Africa-China relations have been evolving in the past few decades. From political, economic, trade, environmental, and security undertakings, China’s engagement with Africa has taken an all-round trajectory.
According to a South China Morning Post, China is expected to take a bigger role in the peace and stability of the Sahel region of West Africa after pledging to boost funding and troop numbers for United Nations missions. China’s deputy permanent representative to the UN, Dai Bing, reportedly pledged that Beijing would continue working with the international community for long-term peace in the Sahel.
Speaking at a UN Security Council briefing, Dai is reported by SCMP to have revealed that China would provide 300 million yuan (US$45.7 million) to the Joint Force of the Group of Five (G5) for the Sahel – a security and counterterrorism initiative covering Burkina Faso, Chad, Mali, Mauritania, and Niger.
Dai called on the Security Council to give priority to those G5 nations and provide more stable financial support to the joint force. He also added that China supported efforts to find African solutions to African issues and a greater role for the Economic Community of West African States (ECOWAS) and the African Union in regional affairs, SCMP reported.
Beijing in January said it would provide US$7 million in equipment and aid to each of the G5 nations and as of June, China had sent 1,072 officers for UN peacekeeping operations in South Sudan. China has 426 peacekeeping troops in Mali, 226 in the Democratic Republic of Congo, and a small contingent in Sudan’s war-ravaged western region of Darfur.
But why is China interested and getting more involved in contributing to Africa’s peace and security? Lina Benabdallah, an assistant professor of politics and international affairs at Wake Forest University in North Carolina said, “there is a combination of political will to get more involved … coupled with having the capability and resources to do so,” emphasizing that, this combination puts China in an advantageous position.
It is important to also state that China’s huge economic investment through its Belt and Road projects in Africa makes the continent too important to neglect.
China Is Treading Cautiously
Despite China’s significant peacekeeping deployments in Africa, Richard Gowan, UN director for the International Crisis Group, said: “Beijing appears cautious about putting its military personnel in too much danger after some of its peacekeepers were killed in Mali and South Sudan in 2016… I still find it unlikely that China will deploy large numbers of troops on higher-risk counterterrorism missions in Africa in the near future.”
Gowan stated that while France and the G5 countries carried out counterterrorism operations in the Sahel, China limited itself to the lower-risk “blue helmet” peacekeeping missions, SCMP noted.
Africa’s Security Architecture And US-China Rivalry
While Beijing seeks a bigger role in Africa’s security affairs, Washington under President Donald Trump indicated a pullback from some of its security activities in the continent.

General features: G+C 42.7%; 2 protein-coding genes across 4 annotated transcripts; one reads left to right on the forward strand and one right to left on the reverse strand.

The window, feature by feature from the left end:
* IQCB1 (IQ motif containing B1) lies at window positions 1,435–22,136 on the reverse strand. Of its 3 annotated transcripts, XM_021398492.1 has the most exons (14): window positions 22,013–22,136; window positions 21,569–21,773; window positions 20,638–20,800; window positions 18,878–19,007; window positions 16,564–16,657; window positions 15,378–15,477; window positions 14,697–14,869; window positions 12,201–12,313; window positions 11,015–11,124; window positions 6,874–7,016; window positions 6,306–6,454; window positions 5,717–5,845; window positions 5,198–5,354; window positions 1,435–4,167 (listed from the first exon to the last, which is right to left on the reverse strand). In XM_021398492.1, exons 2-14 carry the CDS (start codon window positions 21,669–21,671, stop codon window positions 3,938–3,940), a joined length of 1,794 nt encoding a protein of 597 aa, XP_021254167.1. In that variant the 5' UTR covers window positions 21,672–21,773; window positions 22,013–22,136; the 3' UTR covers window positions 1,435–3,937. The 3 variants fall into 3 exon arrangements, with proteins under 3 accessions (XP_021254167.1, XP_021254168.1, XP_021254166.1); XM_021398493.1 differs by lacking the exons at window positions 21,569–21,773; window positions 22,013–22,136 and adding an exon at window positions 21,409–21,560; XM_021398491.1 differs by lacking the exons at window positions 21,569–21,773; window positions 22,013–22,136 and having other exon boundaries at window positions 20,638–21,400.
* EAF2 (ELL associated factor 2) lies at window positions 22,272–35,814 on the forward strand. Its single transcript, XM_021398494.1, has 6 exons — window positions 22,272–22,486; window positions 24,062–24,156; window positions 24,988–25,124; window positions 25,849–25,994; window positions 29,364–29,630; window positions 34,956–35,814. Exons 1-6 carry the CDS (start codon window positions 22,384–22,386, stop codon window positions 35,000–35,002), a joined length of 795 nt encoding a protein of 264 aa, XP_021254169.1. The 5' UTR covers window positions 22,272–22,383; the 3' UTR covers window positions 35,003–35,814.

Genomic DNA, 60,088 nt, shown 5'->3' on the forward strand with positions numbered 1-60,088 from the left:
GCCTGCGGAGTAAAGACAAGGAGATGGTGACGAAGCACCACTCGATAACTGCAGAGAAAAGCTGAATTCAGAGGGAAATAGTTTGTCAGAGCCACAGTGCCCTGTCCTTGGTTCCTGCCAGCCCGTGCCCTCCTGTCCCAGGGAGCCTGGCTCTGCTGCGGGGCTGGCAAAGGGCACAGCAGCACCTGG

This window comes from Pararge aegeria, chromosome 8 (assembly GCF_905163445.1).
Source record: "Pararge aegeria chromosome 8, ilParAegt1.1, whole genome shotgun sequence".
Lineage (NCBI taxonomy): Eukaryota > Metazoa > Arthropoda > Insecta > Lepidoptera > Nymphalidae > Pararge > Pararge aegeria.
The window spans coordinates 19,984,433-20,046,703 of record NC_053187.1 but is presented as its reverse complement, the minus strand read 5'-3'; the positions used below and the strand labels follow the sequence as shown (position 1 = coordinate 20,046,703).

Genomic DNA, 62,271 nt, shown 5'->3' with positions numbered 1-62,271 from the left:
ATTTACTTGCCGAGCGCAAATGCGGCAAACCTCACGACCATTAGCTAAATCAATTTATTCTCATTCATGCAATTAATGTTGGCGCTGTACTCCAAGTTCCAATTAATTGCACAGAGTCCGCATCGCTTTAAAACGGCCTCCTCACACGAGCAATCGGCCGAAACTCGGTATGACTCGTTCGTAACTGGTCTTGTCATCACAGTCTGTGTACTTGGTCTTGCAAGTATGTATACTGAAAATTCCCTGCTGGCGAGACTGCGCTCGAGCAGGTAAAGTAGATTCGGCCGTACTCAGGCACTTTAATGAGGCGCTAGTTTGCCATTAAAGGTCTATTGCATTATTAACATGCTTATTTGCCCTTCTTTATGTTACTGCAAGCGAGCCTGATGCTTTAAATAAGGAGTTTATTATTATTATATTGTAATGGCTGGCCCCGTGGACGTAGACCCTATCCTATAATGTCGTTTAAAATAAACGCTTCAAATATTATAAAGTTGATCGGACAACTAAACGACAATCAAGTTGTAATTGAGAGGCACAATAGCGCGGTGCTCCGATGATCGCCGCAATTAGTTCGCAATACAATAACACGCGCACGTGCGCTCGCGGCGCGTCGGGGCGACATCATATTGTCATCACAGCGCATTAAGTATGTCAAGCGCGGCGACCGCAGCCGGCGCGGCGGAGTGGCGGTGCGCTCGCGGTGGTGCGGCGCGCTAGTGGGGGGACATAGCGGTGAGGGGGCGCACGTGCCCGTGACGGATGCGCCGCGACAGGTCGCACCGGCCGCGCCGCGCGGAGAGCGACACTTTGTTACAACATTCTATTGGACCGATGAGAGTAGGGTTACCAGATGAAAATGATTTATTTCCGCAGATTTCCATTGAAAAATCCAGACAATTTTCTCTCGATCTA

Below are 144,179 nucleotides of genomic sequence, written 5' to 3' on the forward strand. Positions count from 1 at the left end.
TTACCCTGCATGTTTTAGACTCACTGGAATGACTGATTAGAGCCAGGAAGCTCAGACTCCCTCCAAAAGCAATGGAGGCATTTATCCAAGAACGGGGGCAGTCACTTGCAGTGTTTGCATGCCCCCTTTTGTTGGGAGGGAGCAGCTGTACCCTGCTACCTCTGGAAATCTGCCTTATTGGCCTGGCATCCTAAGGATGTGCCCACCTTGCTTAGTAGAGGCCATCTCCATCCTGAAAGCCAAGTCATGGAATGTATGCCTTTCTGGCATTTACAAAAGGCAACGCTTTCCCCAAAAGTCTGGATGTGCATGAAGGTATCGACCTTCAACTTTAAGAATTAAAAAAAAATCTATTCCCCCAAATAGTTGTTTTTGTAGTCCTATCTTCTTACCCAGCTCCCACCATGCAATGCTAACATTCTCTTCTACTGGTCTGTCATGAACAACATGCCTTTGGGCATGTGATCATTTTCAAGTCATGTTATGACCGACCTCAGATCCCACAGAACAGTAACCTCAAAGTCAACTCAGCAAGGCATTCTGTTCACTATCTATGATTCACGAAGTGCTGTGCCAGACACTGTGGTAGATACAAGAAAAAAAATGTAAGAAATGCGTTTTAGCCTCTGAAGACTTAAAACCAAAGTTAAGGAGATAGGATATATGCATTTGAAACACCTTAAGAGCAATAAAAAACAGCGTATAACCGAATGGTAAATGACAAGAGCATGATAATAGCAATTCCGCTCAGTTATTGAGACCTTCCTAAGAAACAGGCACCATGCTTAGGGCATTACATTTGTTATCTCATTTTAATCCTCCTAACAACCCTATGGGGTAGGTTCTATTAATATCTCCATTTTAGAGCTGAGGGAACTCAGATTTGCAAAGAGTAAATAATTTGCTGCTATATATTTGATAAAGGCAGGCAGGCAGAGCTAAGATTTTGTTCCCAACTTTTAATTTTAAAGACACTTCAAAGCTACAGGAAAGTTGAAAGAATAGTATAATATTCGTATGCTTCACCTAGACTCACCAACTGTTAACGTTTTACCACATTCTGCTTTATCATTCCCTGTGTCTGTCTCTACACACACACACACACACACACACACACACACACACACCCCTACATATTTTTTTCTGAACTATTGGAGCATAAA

Former national security adviser John Bolton revealed in his memoir about his time in the Trump administration that the President did not see the need for US military personnel to be in Africa. Trump asked, “Why are we in Africa? I want out of Africa and as many other places as you can. I want our soldiers on our soil,” Bolton wrote.
America’s withdrawal from some of its security commitments in Africa, some analysts say, presents opportunities for China to expand its presence.
However, Luke Patey, a senior researcher at the Danish Institute for International Studies, believes that even if there was a large reduction of US troop numbers in the future, China will not “quickly move to expand its military presence beyond its large base in Djibouti, where the US and other foreign countries also maintain bases”.
Patey said, “I think both the US and China are focused on posturing between their two militaries in Asia at the moment…China will instead first try to solve its security dilemmas by fostering closer ties with African militaries.”
As Africa is a continent prone to diverse security issues, is China’s increased and active involvement in Africa’s security affairs going to help ensure sustainable peace and security? Apart from economic interest, what other reasons make Africa such an important destination for China?
What do you think? Let us know in the comments.
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Africans on China (AoC) is a media-tech platform and consultancy on a mission to create a self-sufficient Africa that relates with the world, especially China, on mutually beneficial terms. We are led by a team of passionate African professionals who are experts in their field. Together, we bring decades of strategic and business expertise in the African and Chinese business and educational markets.